Landlord Responsibilities

March 31, 2016

Renting out property is an occupation in itself and as a landlord you have certain responsibilities to your tenant. This article provides a brief discussion of the issues worth considering.


Legal documentation

The Landlord must supply all tenants with a Rent Book and a Statement of Tenancy Terms. Failure to supply either of these documents, in the correct format, within a specified period of time can result in a conviction and fine. Should an agent be contracted to manage the property, the landlord must ensure that they have complied with these legal requirements. In addition tenants must also be given:

a gas safety certificate, for any gas appliances in the property
an Energy Performance Certificate
information on the tenancy deposit protection scheme you’ve chosen to protect the tenant’s deposit and some prescribed information relating to the deposit
an inventory
Failure to provide a rent book, tenancy statement or Energy Performance Certificate or to protect a tenant’s deposit can be reported to the Local District Council and ultimately result in a hefty fine.


Repairs & Maintenance

Landlords are expected to maintain property to a certain standard and are usually obliged to carry out certain repairs. The Tenancy Agreement should specify what a landlord is responsible for and which repairs are for the tenant to take care of.  If it doesn’t, the default repairing obligations laid out in the Private Tenancies Order will apply. Once notified of the need for repair a landlord must keep the tenant  informed of their progress in dealing with the issue, a letter should be sent or call made to the tenant detailing how and when repairs are to be effected.  It is important that a landlord is aware of the availability of grants for certain types of repairs. Further information in respect of what’s available and eligibility can be viewed at

All rented properties must, at the very least, meet the basic fitness standard and this will be assessed by the Local District Council. . Landlords should try to maintain the property to a standard that they would be happy to live in. Further information in respect of the fitness standard is available within this series; please see our piece entitled Standard of Fitness Required for Private Tenancies.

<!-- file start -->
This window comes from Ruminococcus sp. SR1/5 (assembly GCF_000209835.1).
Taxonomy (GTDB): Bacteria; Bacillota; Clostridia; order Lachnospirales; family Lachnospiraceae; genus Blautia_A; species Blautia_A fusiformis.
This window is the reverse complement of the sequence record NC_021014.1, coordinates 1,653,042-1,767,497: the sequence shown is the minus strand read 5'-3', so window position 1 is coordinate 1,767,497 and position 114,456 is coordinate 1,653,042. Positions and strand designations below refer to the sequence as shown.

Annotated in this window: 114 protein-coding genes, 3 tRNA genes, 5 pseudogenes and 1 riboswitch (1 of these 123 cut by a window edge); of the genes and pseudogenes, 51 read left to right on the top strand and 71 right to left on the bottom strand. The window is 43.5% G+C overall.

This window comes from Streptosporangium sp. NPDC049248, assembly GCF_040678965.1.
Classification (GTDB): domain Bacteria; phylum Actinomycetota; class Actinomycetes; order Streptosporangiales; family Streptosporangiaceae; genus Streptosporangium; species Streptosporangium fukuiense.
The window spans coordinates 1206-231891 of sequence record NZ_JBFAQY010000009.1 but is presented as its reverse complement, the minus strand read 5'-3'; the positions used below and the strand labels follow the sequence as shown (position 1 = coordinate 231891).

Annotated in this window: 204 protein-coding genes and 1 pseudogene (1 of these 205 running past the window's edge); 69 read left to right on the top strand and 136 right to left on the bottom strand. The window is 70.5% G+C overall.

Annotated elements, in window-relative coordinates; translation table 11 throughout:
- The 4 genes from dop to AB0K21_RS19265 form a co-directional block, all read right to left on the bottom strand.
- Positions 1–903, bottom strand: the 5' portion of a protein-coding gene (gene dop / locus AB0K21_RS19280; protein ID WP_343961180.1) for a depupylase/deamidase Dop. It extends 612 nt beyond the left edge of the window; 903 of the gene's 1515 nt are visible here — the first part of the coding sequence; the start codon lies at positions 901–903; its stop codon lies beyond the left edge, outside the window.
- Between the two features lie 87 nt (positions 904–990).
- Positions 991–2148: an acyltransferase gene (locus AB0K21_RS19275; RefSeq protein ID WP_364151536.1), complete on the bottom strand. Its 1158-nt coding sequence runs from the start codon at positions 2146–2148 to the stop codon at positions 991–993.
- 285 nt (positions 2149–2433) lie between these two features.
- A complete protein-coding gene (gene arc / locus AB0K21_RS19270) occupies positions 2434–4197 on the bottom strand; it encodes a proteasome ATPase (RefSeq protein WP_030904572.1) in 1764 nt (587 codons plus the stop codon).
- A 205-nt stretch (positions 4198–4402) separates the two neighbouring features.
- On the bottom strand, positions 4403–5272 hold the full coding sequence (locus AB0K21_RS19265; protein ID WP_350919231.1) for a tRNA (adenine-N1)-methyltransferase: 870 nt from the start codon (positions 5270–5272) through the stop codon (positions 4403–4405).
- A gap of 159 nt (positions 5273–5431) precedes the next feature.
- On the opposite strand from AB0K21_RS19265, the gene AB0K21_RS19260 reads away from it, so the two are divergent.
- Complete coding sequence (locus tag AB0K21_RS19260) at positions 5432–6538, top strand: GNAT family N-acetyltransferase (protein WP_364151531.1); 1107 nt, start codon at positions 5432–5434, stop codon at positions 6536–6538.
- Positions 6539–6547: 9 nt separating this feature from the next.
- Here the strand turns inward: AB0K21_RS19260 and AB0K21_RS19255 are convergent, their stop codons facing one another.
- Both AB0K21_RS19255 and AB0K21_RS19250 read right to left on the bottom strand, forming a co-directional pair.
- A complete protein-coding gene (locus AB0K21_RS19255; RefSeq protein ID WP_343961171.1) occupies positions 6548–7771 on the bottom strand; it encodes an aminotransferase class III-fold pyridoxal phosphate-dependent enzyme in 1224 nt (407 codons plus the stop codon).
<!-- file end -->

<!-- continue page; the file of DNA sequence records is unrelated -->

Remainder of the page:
Peaceful Enjoyment

Tenants have a right to peaceful enjoyment of the property they rent. The landlord has a responsibility to ensure that right is observed and cannot enter the property nor authorise another to enter without the tenant’s permission. The Tenancy Agreement should contain a clause dealing with rights of access. If it doesn’t it is generally accepted that a landlord should contact their tenant at least 24 hours before they intend entering the property to obtain permission to do so. The tenant is entitled to refuse.

Should a landlord habitually enter a tenant’s home without first gaining consent, the tenant may interpret this as harassment and report this to the local council. Harassment of a tenant by a landlord is an offence. If convicted of this offence, a landlord may face a significant fine.

Therefore, a prudent landlord will only visit the property when necessary and remember to give the required legal notice. Should a dispute arise in respect of access, a landlord should negotiate with the tenant, perhaps in writing, outlining the reasons that access is required,  suggesting a range of dates and times that suit and giving the tenant a date by which they should respond. It is important to retain a copy of all correspondence.


Keep tenants informed

The landlord must keep a tenant informed of any developments that may affect their ability to stay in that property in a timely manner and these may include:

Repairs and improvements
Selling the property
Pay your mortgage and rates

Should the property let be subject to a mortgage or secured loan, the landlord is responsible for ensuring those payments are up to date. It should be explained clearly to the tenant who is liable for rates payments.


Be accessible

Tenants have a legal right to know their landlord’s name, address and telephone number. Should an agent be operative but the tenant contacts their landlord directly, that landlord should talk to them regardless to ensure that the agent is carrying out their legal obligations.


Possession action & due process

The landlord must follow due process of law when evicting a tenant and should they fail to do so they may face prosecution for effecting an illegal eviction. For further information on possession action see .


Taking deposits

Any deposits taken on or after 1 April 2013 must be registered with an authorised Tenancy Deposit Protection Scheme administrator. Deposits taken before that date don’t need to be registered with one of these schemes.


Mandatory landlord registration

All landlords of private tenancies in Northern Ireland need to register. This can be done online, by telephone or in writing with the payment of a fee. This must be done every 3 years.


This serves as a brief overview of what’s a stake should you elect to let your property. Should you require a more detailed discussion of the issues please do not hesitate to contact a member of our property team at Cleaver Fulton Rankin.